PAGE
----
The Collaborative International Dictionary of English v.0.48:
Declaim \De*claim"\ (d[-e]*kl[=a]m"), v. i. [imp. & p. p.
Declaimed (d[-e]*kl[=a]md"); p. pr. & vb. n. Declaiming.]
[L. declamare; de- + clamare to cry out: cf. F. d['e]clamer.
1. To speak rhetorically; to make a formal speech or oration;
to harangue; specifically, to recite a speech, poem, etc.,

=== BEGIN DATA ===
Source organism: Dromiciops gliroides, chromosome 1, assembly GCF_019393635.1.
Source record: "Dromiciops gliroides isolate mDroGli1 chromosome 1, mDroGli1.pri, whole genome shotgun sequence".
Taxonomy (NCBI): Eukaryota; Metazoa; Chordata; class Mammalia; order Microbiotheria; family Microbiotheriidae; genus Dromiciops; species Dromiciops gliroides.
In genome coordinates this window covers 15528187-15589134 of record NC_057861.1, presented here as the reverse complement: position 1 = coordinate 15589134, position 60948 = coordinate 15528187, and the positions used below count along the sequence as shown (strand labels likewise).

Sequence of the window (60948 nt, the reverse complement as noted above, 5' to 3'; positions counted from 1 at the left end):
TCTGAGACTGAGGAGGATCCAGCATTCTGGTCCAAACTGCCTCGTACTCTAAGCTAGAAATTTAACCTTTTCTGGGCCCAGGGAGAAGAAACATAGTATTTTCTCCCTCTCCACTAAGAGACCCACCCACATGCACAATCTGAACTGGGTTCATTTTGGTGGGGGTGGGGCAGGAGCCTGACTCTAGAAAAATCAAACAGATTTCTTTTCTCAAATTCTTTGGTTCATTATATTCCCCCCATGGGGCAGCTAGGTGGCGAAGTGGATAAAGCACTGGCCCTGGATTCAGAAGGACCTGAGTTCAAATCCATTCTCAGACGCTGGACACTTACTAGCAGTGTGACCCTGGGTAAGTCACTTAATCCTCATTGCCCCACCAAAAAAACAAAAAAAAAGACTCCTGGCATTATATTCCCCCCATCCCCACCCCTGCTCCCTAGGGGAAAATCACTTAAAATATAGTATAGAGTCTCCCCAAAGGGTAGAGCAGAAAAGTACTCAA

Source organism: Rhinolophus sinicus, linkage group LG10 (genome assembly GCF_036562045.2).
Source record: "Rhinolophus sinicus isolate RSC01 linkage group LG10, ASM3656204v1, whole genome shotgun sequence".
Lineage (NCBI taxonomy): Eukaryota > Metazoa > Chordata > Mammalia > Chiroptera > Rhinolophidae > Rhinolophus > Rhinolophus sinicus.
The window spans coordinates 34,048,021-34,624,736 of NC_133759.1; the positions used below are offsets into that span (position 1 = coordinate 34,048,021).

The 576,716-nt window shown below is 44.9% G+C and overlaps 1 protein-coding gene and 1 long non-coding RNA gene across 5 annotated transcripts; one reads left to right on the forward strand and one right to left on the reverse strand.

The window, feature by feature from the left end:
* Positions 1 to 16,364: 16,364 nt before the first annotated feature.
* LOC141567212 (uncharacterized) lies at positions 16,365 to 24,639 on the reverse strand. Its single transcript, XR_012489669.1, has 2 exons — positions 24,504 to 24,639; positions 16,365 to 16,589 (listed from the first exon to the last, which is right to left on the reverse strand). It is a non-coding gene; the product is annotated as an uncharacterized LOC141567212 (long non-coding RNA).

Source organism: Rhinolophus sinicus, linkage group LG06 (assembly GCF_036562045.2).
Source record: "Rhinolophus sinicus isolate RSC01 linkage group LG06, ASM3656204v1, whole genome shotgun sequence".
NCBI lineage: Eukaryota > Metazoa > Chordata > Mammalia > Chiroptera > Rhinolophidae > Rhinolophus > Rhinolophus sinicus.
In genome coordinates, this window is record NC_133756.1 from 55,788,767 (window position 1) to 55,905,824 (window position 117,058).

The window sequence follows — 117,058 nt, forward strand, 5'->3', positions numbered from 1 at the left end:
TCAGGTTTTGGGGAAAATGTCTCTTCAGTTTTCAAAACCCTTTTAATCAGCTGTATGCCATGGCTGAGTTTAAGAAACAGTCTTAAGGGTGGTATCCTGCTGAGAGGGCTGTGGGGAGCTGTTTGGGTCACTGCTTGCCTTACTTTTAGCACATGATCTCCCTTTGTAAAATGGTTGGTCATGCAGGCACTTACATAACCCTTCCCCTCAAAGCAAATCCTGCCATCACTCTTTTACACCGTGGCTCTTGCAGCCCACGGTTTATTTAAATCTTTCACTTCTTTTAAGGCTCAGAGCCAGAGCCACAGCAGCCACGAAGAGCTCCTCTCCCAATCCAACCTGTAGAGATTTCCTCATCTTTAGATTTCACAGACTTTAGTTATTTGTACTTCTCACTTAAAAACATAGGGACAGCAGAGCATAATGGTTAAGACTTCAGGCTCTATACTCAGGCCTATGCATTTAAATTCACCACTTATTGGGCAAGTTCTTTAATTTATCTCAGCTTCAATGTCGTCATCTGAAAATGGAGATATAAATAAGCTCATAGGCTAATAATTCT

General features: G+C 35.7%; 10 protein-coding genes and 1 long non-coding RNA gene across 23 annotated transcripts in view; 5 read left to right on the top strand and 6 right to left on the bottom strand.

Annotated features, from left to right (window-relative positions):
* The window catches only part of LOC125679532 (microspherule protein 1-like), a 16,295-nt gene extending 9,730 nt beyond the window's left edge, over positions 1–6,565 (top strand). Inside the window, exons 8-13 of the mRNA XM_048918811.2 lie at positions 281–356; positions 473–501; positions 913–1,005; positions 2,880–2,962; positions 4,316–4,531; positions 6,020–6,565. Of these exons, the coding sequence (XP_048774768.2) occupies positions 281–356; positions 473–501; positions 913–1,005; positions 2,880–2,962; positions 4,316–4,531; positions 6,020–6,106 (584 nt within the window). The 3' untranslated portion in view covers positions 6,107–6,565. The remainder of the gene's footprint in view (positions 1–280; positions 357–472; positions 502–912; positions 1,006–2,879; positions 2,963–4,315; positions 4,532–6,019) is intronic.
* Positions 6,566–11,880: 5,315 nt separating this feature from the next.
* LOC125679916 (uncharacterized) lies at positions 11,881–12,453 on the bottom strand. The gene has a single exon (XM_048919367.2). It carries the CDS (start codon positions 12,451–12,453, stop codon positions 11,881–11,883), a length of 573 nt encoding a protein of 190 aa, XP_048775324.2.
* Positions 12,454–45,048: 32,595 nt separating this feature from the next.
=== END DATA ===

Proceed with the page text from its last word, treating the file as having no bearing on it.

in public as a rhetorical exercise; to practice public
speaking; as, the students declaim twice a week.
2. To speak for rhetorical display; to speak pompously,
noisily, or theatrically; to make an empty speech; to
rehearse trite arguments in debate; to rant.
Grenville seized the opportunity to declaim on the
repeal of the stamp act. --Bancroft.